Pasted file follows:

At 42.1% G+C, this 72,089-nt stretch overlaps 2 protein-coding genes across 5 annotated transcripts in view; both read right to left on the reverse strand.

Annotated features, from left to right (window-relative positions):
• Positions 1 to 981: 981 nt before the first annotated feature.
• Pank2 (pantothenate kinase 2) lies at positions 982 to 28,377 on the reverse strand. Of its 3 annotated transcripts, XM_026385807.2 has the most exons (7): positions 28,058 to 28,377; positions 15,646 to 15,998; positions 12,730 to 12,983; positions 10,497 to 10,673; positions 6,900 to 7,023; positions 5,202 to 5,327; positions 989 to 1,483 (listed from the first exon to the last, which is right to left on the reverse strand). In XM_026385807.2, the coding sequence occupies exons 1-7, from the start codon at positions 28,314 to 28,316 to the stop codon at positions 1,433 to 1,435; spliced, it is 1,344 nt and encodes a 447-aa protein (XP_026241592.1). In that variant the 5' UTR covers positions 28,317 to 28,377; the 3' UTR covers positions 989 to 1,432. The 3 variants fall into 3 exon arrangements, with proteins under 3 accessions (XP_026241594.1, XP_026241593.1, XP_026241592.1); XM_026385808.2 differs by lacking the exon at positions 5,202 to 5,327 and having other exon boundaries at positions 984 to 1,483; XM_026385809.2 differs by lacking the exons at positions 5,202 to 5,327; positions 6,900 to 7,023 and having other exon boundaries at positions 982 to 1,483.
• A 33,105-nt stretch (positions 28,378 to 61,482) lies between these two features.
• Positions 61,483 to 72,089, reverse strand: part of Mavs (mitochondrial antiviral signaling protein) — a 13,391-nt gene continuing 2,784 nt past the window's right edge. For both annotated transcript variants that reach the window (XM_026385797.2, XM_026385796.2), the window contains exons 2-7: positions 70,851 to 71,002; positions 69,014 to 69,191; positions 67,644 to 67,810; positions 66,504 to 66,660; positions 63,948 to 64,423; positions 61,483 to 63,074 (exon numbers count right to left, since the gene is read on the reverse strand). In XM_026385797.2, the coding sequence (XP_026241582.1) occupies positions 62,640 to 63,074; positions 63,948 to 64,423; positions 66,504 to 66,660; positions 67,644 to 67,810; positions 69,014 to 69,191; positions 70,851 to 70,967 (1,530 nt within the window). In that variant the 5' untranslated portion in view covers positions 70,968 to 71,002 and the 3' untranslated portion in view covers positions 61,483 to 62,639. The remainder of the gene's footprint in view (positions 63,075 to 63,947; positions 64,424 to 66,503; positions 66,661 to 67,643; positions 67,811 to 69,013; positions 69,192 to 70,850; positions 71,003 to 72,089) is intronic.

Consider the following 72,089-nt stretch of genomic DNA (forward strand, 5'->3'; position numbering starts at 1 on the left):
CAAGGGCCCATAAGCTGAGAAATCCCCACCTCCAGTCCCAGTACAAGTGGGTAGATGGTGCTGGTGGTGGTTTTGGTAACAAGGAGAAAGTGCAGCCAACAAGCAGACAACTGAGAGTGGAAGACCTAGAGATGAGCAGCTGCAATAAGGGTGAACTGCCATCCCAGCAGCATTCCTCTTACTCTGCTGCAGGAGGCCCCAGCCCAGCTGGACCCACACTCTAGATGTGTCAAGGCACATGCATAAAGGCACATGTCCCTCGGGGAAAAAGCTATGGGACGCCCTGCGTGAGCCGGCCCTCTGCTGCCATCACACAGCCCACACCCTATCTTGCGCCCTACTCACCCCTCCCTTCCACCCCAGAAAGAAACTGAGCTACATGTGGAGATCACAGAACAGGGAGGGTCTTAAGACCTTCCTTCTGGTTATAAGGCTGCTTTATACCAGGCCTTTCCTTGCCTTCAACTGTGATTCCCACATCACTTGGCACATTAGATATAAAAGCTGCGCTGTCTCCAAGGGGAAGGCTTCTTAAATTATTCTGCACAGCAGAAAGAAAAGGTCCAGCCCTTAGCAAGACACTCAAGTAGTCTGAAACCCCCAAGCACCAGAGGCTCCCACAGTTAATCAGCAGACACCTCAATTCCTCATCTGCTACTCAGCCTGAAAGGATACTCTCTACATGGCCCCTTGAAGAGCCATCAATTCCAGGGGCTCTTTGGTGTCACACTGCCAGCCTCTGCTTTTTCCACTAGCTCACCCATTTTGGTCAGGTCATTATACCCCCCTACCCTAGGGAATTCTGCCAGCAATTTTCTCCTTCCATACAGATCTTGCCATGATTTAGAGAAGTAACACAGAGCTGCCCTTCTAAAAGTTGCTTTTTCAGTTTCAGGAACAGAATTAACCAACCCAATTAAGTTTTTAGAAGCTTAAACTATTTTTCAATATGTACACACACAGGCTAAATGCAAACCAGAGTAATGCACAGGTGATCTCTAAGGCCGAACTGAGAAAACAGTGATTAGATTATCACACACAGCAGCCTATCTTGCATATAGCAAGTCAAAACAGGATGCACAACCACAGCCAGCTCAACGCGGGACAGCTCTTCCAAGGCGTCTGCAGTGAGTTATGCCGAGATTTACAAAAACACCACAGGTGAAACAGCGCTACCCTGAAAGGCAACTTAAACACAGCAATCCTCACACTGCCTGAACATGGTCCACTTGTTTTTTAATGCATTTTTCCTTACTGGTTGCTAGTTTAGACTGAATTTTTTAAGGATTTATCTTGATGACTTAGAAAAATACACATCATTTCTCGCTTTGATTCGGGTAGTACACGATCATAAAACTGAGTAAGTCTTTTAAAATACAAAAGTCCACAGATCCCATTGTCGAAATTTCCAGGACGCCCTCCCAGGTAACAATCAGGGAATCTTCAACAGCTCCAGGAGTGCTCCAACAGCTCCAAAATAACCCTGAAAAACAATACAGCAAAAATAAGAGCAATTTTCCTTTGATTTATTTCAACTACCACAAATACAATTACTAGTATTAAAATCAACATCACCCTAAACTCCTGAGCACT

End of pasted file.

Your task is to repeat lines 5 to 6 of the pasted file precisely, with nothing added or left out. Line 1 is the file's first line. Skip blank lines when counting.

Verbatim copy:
• A 33,105-nt stretch (positions 28,378 to 61,482) lies between these two features.
• Positions 61,483 to 72,089, reverse strand: part of Mavs (mitochondrial antiviral signaling protein) — a 13,391-nt gene continuing 2,784 nt past the window's right edge. For both annotated transcript variants that reach the window (XM_026385797.2, XM_026385796.2), the window contains exons 2-7: positions 70,851 to 71,002; positions 69,014 to 69,191; positions 67,644 to 67,810; positions 66,504 to 66,660; positions 63,948 to 64,423; positions 61,483 to 63,074 (exon numbers count right to left, since the gene is read on the reverse strand). In XM_026385797.2, the coding sequence (XP_026241582.1) occupies positions 62,640 to 63,074; positions 63,948 to 64,423; positions 66,504 to 66,660; positions 67,644 to 67,810; positions 69,014 to 69,191; positions 70,851 to 70,967 (1,530 nt within the window). In that variant the 5' untranslated portion in view covers positions 70,968 to 71,002 and the 3' untranslated portion in view covers positions 61,483 to 62,639. The remainder of the gene's footprint in view (positions 63,075 to 63,947; positions 64,424 to 66,503; positions 66,661 to 67,643; positions 67,811 to 69,013; positions 69,192 to 70,850; positions 71,003 to 72,089) is intronic.